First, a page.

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District of Columbia (US) Healthy Schools Act is an inspiration!

Article by Sunday Harrison

I’ve been reading about the most comprehensive legislation I’ve ever seen supporting healthy food and healthy environments in schools. It is the D.C. Healthy Schools Act, passed in 2010. Here’s one of the infographics:


And upcoming is a celebration that last year included:

– 62 schools participated nearly 10,000 students involved – 34 chefs demos reaching over 1000 students involved – 4 teacher workshops – 2 Best School Garden Awardees

DC Growing Healthy Schools Week (Oct. 22-26)

“Growing Healthy Schools Week celebrates school gardens and farm to school programs throughout the district. During the week, school staff work with local non-profits, farms and chefs to coordinate inspiring activities aimed at engaging students in a conversation about seasonality, plant cultivation, and nutrition.”

Wow. Did I have a good dream? Pinch me! But – hey, even here in Ontario, there’s hope! As our government considers its proposed Local Food Act, and the idea of integrating food literacy into this legislation, here’s a great model legislative framework. I reproduce this infographic below, but really, you need to read the Act to see how sweeping the vision is. Everything from universal free breakfast to LEED-certified school buildings, a Healthy Youth and Schools Commission, physical activity requirements, an Environmental Literacy Plan, provision of wellness policies that include sustainability and farm-to-school initiatives – and school gardens. Here’s a snapshot of the Act as it concerns school gardens:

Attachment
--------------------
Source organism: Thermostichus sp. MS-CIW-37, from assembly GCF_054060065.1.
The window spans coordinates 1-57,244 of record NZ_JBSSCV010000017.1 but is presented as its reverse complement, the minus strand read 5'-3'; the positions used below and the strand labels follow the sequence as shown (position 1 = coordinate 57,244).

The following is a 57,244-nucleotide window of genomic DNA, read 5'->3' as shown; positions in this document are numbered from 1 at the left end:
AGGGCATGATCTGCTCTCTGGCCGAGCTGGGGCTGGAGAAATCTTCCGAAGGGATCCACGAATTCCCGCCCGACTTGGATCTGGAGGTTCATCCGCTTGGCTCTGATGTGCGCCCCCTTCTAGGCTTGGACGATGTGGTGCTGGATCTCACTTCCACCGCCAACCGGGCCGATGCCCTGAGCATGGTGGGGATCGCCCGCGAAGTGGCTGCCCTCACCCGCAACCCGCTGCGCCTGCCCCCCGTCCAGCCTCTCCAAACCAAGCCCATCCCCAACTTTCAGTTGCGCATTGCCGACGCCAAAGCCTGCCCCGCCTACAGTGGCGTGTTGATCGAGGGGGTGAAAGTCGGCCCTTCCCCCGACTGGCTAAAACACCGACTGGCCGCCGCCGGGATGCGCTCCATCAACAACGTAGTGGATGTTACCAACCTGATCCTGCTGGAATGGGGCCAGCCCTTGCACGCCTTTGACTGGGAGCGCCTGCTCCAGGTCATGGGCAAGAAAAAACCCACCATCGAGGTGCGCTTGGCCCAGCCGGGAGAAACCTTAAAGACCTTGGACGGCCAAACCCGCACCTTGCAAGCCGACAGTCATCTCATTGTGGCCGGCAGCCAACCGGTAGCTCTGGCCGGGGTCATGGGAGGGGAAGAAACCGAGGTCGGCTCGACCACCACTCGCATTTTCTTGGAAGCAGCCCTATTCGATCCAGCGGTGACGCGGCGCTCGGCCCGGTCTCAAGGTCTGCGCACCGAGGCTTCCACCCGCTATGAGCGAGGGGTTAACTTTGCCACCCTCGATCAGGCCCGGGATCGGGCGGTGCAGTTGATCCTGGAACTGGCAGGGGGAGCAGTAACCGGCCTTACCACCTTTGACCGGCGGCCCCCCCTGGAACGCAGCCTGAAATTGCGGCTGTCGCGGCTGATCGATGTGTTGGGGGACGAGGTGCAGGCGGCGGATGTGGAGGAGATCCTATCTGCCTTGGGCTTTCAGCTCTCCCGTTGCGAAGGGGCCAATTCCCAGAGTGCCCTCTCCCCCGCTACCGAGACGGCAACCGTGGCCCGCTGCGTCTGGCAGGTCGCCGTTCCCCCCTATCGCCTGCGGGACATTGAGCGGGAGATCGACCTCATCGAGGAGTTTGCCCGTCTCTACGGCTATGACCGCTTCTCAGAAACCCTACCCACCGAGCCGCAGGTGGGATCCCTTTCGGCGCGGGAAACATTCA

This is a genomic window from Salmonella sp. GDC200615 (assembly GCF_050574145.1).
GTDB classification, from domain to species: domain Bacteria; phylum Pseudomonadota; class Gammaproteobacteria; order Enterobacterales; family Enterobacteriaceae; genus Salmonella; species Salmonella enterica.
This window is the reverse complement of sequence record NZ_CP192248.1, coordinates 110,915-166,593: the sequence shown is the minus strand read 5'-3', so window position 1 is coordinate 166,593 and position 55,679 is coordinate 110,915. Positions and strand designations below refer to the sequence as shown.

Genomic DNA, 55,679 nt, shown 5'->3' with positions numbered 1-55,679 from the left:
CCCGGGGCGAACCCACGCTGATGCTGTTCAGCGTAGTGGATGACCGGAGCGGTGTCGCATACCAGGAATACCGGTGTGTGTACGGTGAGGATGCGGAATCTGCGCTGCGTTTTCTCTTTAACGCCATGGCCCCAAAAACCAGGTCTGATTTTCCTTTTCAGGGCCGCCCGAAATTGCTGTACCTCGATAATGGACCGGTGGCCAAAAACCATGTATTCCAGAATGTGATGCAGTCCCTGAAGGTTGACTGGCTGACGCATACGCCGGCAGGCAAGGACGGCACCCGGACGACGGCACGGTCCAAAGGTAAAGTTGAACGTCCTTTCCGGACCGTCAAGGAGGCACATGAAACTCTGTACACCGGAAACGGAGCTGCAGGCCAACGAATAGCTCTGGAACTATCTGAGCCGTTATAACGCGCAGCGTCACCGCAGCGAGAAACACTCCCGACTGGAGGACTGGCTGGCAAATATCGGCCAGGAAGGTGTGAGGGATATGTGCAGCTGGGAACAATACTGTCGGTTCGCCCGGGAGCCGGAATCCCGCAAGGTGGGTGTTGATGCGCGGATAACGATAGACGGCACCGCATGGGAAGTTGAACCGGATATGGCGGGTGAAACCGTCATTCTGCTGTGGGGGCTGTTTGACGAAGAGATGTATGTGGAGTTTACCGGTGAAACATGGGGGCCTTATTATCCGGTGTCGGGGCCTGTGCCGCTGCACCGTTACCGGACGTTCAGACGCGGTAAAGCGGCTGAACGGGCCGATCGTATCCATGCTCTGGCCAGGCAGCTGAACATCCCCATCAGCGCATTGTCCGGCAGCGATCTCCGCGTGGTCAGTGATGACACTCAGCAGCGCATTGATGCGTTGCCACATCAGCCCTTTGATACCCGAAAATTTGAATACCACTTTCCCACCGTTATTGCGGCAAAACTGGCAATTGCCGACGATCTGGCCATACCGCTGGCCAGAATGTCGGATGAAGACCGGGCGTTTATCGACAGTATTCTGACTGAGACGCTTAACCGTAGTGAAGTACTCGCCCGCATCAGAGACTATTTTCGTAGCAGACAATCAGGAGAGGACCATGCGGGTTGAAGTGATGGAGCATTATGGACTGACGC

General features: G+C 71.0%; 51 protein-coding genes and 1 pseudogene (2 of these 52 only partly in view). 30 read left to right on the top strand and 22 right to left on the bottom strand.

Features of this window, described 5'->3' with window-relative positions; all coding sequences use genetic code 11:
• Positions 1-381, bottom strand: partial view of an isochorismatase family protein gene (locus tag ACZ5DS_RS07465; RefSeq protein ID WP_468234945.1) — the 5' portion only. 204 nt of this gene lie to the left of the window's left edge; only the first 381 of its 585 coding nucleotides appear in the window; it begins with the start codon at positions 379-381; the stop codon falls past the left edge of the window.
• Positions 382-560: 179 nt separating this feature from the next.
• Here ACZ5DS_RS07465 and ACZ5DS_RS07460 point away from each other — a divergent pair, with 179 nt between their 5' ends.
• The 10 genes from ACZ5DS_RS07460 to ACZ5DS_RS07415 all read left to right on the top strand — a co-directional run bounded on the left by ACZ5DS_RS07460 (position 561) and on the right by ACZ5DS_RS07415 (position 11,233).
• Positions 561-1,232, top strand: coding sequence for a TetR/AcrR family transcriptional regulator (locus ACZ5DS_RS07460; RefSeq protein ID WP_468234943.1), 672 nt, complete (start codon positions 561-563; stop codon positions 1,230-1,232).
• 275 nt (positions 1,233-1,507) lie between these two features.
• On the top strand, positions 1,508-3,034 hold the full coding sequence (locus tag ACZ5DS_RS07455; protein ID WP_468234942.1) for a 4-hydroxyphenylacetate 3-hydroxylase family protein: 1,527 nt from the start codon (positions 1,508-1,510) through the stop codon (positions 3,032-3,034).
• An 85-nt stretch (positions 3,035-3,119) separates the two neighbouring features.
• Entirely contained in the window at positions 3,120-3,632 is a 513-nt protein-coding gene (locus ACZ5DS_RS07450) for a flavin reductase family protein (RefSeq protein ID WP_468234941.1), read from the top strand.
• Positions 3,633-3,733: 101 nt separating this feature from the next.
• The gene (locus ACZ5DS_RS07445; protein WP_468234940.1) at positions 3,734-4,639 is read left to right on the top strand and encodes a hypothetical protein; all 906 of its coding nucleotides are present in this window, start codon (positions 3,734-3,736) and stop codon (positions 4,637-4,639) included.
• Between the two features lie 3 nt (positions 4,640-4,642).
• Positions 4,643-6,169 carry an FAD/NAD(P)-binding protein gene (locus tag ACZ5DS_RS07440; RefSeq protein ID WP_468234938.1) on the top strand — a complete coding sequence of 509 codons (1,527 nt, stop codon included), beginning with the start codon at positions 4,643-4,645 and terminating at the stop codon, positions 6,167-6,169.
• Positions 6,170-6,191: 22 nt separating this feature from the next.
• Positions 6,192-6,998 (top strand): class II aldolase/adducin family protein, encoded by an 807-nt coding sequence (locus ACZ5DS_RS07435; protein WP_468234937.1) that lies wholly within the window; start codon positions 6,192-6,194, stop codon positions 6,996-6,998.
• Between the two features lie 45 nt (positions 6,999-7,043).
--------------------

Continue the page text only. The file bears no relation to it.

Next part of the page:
HSA Requirements – School Gardens Program Under section 503 of HSA, OSSE is to establish a School Gardens Program which shall:

  1. Coordinate the efforts of community organizations and District agencies, as well as the District of Columbia Public Schools and the Public Charter School Board to establish gardens as integral components of public schools and public charter schools;

  2. Establish and convene a Garden Advisory Committee composed of community organizations, District government agencies, and other interested persons;

  3. Collect data on location and types of school gardens;

  4. Provide horticultural guidance and technical assistance to schools;

  5. Coordinate curricula for school gardens and related projects;

  6. Provide training, support, and assistance to school gardens; (incl. grants of up to $10,000 – ed)

  7. Assist schools in receiving certification as U.S. Department of Education Green Ribbon Schools;

  8. Work with UDC to provide technical expertise, curricula, and soil testing for schools gardens; and

  9. Establish a demonstration compost pile when feasible.

Now do you see why I’m so stoked? Looks amazing. I would love to go on the Bicycle Tour of School Gardens during Growing Healthy Schools Week!

Here’s another nice infographic to share about the DC Healthy Schools Act but seriously – check out the Act itself. Great work DC!

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